Canadian and German neuroscientists have unveiled the most detailed 3-D image of the human brain to date. It reveals structures as tiny as 20 microns, 50 times smaller than those created using the best MRI technology. The image, created as part of a project called the BigBrain, is part of a larger effort to create a high-resolution computer model of the human brain that can serve as a reference point for future studies. Data from other studies can be combined with this model to allow scientists to link brain function to specific groups of nerve cells. The information can be used to test theories about brain activity and lead to treatments for diseases. Until now, brain scans used MRI and PET technology, which can only capture structures as small as a millimeter. This had not been enough to understand what happens when a person gets Alzheimer’s disease or epilepsy.
In a new paper, Stanford’s Andrew Ng describes how to use graphics microprocessors to build a $20,000 computerized brain that is similar to the cat-detector he developed with Google last year for $1M.
To test his hypothesis about GPU-driven Deep Learning, he also built a larger version of the platform for $100,000. It utilized 64 Nvidia GTX 680 GPUs on 16 computers. It was able to accomplish the same cat-spotting tasks as the Google system, which needed 1,000 computers to operate. That system, modeling the activities and processes of the human brain, was able to learn what a cat looks like, and then translate that knowledge into spotting different cats across multiple YouTube videos.
Vigi’Fall detects falls using multidimensional contextual analysis. It is a miniature accelerometric box attached to the chest with an adhesive patch. Motion sensors are placed in several rooms of the home and doubt-removal software is placed in a home box. The system is linked to a remote call center which contacts rescue teams in the event of a fall. The next phase of the product will incorporate heartbeat monitoring.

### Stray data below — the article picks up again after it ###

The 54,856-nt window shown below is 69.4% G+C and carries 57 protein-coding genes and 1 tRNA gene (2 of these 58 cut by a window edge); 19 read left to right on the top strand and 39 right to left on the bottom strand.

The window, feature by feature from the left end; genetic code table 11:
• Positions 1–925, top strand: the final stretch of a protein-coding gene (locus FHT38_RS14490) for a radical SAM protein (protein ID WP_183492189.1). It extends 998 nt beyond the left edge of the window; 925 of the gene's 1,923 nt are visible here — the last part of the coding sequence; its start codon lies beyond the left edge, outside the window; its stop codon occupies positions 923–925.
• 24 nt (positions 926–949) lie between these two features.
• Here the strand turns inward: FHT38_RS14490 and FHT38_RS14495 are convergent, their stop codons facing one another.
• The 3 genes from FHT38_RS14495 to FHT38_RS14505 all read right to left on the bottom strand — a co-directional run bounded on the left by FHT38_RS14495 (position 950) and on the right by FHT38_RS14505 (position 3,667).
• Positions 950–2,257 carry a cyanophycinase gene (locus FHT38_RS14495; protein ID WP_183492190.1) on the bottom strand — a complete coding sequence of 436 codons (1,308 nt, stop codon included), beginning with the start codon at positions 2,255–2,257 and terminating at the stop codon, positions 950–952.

The New York Times reports on the growing trend of sensor based protection/early warning systems for athletes. The devices, packed with sensors and microprocessors, register a blow to a player’s skull and immediately signal the news by blinking brightly, or by sending a wireless alert. Algorithms evaluate the impact and determine severity.
Professor David Vaillancourt of the University of Florida believes that a diffusion tensor imaging technique could allow clinicians to assess movement disorders earlier, leading to improved treatment interventions and therapies.
Movement disorders such as Parkinson’s disease, essential tremor, multiple system atrophy and progressive supranuclear palsy exhibit similar symptoms in the early stages, which can make it challenging to assign a specific diagnosis. Often, the original diagnosis changes as the disease progresses.
Diffusion tensor imaging, known as DTI, is a non-invasive method that examines the diffusion of water molecules within the brain and can identify key areas that have been affected as a result of damage to gray matter and white matter in the brain. Vaillancourt and his team measured areas of the basal ganglia and cerebellum in individuals, and used a statistical approach to predict group classification. By asking different questions within the data and comparing different groups to one another, they were able to show distinct separation among disorders.